By the way, the airline is REQUIRED by law to release you from work to do your civic duty on a jury. The only way to get out of it is to have your employer write a letter saying you are absolutly indespensible, and that your absence will be detrimental to the company. (My parents were self-employed small business owners, and they were the only employees, when my mom got called up for jury duty, my dad had to write such a letter, as the business literally could not function without her.)
 

sopdan

Well-Known Member
For jury duty, you usually get the letter a good deal ahead of time (for me it was more than 2 months), so its not like you'd have to report the next day. As for warrants, I think that in a lot of areas if you don't show up without giving them a reason, they'll issue a bench warrant in your name. So, they won't try to find you unless it gets really slow someday... so you'd better be on a big trip at the time.
 

mcooper

New Member
Your employer is obligated to let you go. However, if you really don't want to be on the jury, it is very easy to get out.

1. When given the chance, voice your opinions to the max. Talk alot.

2. The ringer is telling them straight out that you could not be impartial. The best example of this would be to (in a drunk driving case for example) say you couldn't be impartial because someone you know was somehow affected by a drunk driver. Don't lie, but using this example you could use anyone. A friend, family, friend of a friend.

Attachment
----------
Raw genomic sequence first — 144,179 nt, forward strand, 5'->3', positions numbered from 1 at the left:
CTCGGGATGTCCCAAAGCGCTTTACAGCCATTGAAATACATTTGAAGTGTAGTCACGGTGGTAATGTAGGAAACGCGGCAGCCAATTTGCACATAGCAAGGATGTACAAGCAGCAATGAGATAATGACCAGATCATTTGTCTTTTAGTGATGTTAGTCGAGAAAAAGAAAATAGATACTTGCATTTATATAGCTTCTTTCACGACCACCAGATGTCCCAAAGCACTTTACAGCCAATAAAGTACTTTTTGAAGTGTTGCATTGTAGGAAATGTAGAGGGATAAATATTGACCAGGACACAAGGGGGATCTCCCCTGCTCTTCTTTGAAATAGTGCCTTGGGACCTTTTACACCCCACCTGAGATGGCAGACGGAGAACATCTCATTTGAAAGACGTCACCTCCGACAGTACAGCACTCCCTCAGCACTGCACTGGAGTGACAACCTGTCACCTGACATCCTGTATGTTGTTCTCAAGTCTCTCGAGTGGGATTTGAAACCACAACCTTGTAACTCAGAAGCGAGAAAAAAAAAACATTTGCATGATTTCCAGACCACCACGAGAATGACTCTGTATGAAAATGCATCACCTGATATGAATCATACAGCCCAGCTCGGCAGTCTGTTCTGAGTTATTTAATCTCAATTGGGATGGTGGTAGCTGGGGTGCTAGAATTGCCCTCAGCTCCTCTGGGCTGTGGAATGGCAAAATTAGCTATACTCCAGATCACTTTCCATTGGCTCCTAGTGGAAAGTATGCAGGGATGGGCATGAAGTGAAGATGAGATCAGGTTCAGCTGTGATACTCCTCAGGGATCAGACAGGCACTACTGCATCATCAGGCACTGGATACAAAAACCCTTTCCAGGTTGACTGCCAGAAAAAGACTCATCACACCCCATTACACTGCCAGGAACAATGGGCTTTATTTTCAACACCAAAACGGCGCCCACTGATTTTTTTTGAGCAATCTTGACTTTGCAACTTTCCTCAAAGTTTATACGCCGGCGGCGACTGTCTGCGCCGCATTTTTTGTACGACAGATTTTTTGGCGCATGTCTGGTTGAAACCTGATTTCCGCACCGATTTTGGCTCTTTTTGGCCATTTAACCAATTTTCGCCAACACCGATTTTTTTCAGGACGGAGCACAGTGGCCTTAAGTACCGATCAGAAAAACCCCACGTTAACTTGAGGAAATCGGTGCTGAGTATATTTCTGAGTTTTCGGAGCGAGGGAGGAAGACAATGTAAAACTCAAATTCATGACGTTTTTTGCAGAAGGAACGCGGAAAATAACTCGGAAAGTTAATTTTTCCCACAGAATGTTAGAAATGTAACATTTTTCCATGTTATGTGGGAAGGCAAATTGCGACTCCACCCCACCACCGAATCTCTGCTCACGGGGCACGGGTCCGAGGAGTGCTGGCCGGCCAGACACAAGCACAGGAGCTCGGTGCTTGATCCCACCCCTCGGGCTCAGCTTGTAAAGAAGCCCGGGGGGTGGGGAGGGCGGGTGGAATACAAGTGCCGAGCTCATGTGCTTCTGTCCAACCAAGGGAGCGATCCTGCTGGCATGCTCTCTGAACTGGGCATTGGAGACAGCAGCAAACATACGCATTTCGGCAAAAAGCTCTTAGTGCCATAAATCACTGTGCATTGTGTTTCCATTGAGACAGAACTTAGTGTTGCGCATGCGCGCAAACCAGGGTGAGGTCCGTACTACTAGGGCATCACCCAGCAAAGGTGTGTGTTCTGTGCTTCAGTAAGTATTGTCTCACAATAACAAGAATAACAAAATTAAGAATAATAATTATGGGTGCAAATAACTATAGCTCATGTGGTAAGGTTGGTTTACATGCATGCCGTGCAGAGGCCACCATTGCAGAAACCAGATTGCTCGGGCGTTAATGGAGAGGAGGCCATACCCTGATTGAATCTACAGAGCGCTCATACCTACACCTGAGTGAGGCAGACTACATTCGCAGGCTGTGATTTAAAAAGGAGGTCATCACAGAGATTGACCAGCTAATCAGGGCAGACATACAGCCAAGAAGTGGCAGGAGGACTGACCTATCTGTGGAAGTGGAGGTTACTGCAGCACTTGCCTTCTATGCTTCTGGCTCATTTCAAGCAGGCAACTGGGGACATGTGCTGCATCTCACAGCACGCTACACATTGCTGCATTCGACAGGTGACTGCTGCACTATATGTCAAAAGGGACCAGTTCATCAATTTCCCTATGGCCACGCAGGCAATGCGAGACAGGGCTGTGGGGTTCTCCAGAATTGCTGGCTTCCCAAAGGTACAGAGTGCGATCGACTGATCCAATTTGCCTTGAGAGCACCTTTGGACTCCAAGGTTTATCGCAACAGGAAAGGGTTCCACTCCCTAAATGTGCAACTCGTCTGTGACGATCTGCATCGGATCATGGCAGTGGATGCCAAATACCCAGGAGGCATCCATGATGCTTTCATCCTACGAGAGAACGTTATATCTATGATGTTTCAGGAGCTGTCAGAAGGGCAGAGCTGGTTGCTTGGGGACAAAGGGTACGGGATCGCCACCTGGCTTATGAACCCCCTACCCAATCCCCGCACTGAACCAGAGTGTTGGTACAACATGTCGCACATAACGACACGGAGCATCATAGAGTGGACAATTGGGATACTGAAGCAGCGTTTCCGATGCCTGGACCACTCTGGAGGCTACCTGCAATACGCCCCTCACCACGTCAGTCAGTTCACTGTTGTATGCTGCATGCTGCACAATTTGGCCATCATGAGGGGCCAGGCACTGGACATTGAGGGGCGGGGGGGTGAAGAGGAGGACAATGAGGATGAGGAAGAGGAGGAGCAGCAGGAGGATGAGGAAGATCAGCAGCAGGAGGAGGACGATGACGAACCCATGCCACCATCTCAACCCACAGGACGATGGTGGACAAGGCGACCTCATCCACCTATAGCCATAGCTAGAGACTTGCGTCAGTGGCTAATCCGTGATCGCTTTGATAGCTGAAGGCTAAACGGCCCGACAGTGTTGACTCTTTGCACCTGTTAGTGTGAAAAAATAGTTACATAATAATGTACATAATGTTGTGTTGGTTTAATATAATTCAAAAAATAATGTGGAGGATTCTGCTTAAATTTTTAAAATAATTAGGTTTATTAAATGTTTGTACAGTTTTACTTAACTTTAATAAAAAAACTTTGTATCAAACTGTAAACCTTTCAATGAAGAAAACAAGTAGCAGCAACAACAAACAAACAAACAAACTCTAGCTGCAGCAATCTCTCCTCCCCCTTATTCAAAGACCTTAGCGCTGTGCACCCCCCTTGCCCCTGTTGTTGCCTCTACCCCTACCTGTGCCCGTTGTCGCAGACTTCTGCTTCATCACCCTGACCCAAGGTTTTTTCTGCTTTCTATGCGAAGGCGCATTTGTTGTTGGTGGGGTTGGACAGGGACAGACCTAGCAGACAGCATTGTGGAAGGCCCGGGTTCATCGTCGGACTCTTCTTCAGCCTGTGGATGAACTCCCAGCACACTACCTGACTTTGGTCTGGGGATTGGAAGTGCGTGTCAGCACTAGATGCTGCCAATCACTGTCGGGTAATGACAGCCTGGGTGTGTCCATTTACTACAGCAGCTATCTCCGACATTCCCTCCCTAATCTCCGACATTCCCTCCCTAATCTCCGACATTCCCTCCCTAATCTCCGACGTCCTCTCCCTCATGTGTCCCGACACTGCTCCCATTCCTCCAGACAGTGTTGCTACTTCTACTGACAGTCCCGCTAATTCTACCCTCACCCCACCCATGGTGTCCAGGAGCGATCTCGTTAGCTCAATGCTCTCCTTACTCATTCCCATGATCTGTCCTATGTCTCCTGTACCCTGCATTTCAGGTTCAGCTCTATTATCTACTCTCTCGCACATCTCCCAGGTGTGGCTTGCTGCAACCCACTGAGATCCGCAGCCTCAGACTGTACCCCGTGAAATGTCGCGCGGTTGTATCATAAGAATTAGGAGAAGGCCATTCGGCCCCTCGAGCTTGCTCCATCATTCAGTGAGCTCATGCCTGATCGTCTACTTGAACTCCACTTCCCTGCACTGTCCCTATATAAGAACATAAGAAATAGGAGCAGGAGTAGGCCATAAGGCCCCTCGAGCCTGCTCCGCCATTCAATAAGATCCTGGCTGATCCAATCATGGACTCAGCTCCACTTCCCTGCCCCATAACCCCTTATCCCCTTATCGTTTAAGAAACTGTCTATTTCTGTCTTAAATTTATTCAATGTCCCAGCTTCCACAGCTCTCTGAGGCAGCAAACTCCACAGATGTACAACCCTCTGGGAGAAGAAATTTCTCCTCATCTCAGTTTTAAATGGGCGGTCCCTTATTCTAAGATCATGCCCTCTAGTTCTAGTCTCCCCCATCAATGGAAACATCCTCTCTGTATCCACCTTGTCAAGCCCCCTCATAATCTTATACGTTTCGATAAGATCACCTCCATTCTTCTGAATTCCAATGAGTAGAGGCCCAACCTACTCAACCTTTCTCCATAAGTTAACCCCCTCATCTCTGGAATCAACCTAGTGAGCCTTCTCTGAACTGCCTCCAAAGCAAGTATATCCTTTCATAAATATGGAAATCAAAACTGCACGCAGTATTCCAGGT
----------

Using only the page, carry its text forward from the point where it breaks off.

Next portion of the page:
tonyw

Well-Known Member
A friend of mine got called when she was supposed to do a trip. She just called and told the scheduling people that she had been summoned.

The thing that sucked for her was that she had to go to the court by LAX, so she couldn't get away from the airport even though she got called for jury duty!
 

fender_jag

Well-Known Member
It's a good thing that you're given ample time to prepare for jury duty; the bottom line is that it's unwise to continually evade jury duty for any reason, be it financial hardship, unwillingness, or the like.

If I get it, I'll attend.

MQAAord, I'm glad American Eagle reprieved you of your duties while you attended. I don't know the implications if you're flying for a non-U.S. airline, though.
 

stultus

New Member